ANGOLA, Ind. — Jared Holmquist is now enjoying the summer months, but the former Reed City boys basketball standout very much has the 2015-16 college basketball season on his mind.

Holmquist is preparing for his semifinal collegiate season and has already built the foundation for what could be a unique finish to his career.

Trine finished the season at 17-9 and was 10-4 in the Michigan Intercollegiate Athletic Association. It ended with a loss to Hope in the MIAA playoffs.

“As a team, we finished extremely well,” Holmquist said. “We finished second in the conference. We played very well as a team and got better throughout the season. Our goal was to get in the top two of the conference so we could host the conference tournament, which we did. Unfortunately, we lost in the semifinals.”

For the season the 6-foot-4 junior forward, in 26 games, averaged 33.0 minutes, 15.9 points, 6.8 rebounds and 1.3 assists a game while shooting 51.6 percent from the floor and 85 percent in free throws.

Holmquist would like to think it was his best collegiate season.

“Statistically, I think it was as well,” he said. “My biggest focus last offseason was to work on my body, get stronger and quicker at the same time. I didn’t lose any weight, but I thinned out. I guess leaner would be the right word.

“I was quicker on the court. I was able to move better. That helps me offensively to get to the basket and get rebounds. Defensively, I was able to guard smaller guys. Before, I just guarded guys at the post.”

It was steady improvement from his previous two years. As a freshman, he started all but three of the team’s 26 games and averaged 25 minutes and 8.4 points per game while shooting 50.3 percent from the floor.

As a sophomore, he started all 26 games and averaged 30.8 minutes and 12.6 points, and shot 48.4 percent from the floor.

Holmquist said his role changed a lot from his freshman season.

“We had two seniors my freshmen year that scored about 40 points a game,” he said. “Then they both graduated my sophomore year, I was looked more as a scorer and I did more. This past year, I was even more of a scorer. The biggest jump was from my freshman to my sophomore year. I’ve gradually taken on a role as being more a scorer and more in charge. Next year, I’ll be one of the team captains. I’ve grown in the role of being a leader over the four years.”

His coach at Trine, Brooks Miller, can’t wait for Holmquist’s senior season.

“Everything he does he just excels at,” Miller said. “He’s everything you’d ever want. I’ve got a 15-month old son and you hope he grows up to be like this kid. He’s responsible he’s reliable. I just got his grades. He got a 4.0 this semester.”

Miller said Dec. 20 was a definitive moment for Holmquist.

“He decided to be the best player in our league,” Miller said. “He decided that’s what he was going to do and he had an incredible year.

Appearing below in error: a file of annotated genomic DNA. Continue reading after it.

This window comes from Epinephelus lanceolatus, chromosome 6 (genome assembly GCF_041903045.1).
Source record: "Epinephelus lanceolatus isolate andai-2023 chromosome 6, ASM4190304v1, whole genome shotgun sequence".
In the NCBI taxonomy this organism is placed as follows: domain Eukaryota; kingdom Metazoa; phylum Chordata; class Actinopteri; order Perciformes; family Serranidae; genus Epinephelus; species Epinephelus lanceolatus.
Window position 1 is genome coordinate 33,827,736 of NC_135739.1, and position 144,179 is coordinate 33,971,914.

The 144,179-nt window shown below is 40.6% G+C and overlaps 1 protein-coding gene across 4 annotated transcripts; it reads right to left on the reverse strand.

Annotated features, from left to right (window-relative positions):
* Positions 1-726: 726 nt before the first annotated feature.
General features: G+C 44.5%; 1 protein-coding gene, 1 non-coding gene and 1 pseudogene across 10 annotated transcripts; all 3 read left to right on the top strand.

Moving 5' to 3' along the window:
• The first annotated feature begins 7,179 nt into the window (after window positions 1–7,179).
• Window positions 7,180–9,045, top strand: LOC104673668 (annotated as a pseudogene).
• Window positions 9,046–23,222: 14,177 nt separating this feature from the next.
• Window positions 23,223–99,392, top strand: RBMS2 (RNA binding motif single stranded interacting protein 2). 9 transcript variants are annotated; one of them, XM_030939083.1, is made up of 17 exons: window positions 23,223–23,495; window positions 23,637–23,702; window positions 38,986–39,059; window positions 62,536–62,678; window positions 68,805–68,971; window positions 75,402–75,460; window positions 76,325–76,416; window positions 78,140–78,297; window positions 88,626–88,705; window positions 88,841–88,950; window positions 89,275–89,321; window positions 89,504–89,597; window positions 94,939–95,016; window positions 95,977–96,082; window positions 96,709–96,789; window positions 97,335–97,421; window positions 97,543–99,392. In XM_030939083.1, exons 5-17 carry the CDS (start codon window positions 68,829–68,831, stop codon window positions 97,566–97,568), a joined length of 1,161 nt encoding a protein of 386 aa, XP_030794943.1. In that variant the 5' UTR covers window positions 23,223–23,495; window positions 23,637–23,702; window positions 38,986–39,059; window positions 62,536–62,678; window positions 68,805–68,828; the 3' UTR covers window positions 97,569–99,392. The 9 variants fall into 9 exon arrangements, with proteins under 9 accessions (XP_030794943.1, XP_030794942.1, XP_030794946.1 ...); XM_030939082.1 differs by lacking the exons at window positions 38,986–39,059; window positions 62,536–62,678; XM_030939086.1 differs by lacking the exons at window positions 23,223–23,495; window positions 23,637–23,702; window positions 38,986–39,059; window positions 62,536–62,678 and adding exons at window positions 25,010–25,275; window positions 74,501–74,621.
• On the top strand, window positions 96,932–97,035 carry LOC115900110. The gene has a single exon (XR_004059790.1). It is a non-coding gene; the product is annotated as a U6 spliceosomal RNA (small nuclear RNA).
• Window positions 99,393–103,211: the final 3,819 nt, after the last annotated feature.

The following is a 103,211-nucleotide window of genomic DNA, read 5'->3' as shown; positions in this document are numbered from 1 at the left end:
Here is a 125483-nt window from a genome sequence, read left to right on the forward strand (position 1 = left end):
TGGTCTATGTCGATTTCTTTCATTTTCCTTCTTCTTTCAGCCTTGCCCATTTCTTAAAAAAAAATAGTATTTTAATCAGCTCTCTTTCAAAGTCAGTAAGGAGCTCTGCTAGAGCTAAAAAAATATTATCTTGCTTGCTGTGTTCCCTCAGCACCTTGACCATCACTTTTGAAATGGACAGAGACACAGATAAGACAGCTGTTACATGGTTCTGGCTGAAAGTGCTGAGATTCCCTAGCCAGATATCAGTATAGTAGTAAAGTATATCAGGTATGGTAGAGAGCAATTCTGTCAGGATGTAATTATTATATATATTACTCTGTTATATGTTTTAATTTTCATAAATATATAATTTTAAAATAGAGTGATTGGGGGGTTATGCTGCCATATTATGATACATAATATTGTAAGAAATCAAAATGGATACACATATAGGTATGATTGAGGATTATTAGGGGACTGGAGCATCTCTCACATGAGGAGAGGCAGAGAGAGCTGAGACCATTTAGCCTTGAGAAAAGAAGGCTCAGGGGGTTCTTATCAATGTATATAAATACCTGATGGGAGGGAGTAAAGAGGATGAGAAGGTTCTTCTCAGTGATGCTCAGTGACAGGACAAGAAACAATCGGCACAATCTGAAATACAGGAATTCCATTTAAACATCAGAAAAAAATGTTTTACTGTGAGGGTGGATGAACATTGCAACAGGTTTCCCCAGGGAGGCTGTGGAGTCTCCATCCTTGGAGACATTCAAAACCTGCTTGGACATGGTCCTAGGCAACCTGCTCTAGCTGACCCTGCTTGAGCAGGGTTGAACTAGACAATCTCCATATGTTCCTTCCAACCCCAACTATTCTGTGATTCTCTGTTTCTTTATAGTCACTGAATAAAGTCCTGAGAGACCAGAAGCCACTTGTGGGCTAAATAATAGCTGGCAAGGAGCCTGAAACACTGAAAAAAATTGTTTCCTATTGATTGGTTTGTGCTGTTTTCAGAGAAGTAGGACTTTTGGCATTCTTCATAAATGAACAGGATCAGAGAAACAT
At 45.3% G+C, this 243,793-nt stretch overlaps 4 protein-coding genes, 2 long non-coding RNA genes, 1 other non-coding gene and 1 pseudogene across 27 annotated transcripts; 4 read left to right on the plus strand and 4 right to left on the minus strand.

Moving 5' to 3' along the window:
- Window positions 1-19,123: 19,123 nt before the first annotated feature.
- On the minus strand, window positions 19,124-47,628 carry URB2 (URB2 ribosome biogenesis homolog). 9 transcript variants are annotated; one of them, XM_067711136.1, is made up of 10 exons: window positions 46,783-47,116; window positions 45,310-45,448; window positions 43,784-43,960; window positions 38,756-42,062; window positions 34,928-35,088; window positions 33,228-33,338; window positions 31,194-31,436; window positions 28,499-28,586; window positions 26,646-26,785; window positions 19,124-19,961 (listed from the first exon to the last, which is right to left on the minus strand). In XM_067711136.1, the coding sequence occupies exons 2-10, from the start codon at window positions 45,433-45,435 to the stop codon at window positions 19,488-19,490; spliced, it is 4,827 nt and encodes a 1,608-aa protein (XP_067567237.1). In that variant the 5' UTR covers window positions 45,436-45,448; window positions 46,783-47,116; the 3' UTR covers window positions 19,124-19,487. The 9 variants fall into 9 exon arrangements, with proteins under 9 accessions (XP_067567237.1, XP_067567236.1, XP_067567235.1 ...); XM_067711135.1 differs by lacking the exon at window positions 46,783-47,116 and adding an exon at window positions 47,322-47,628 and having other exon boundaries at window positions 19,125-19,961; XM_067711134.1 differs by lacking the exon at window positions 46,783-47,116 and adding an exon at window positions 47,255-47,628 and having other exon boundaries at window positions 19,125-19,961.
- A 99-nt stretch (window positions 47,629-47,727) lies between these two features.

“He showed great improvement from our first part of the season to the second part. He was having a good year. If we were going to have a chance to compete in the MIAA, he was going to have to be great because of the position he plays and what he brought to the table. We had a week off between exams and he went home for a couple of days after that and came back to practice over Christmas break. He went from a good player to a great player in seven days. I’ve never seen anything like it.”

As a junior with Trine, there were various special moments for Holmquist to enjoy.

“We beat the sixth team in the nation in Division III, Ohio Wesleyan,” Holmquist recalled. “That was a tremendous game. It was awesome. It was fun to play in. We also beat Hope and Calvin for the first time in three years of being at Trine. Those three games were the biggest games from a team standpoint.”

Holmquist likes prospects for 2015-16.

“We lost three seniors, but we have three guys coming back that were starters all year,” Holmquist said. “We had 14 guys and lost three. Our goals will be to win the conference, if we can, and finish in the top two so we can host the conference tournament again.”

He wants to expand his game

offensively.

“This past year, it was pretty much 15 feet or in, shooting-wise,” Holmquist said. “I want to be more of a 3-pointer threat so (defenses) have to honor that, and also continue to work on my body so I can guard better on the perimeter if we have a big guy guarding the post. That’s why I can guard the other team’s wing or forward players.”

Holmquist said he and returning players have worked out in open gyms until school ended for the summer. Holmquist is back in Reed City for the summer.

“Over the summer, it’s all on your own,” he said. “We’ll get back to doing stuff again once school starts.”

Holmquist can’t wait, and neither can his coach.

“We’re real excited for what lies ahead of Jared next year,” Miller said. “He had a competitive urgency. His competition level and how hard he competes has drastically changed. He always played hard. But the competitive urgency of it totally changed. It’s like he had something to prove to everybody. He became a competitive monster after that.

“My expectations of him aren’t anywhere near what his are. That’s what make him so unique. He called me one time and said he was concerned he wasn’t being challenged enough in one of his classes. I’ve never in my 15 years of college athletics as a player or coach have had that brought up by a teammate or a player in my life. That’s the kind of guy he is. He wants to be perfect at everything he does. And he’s pretty darn close.”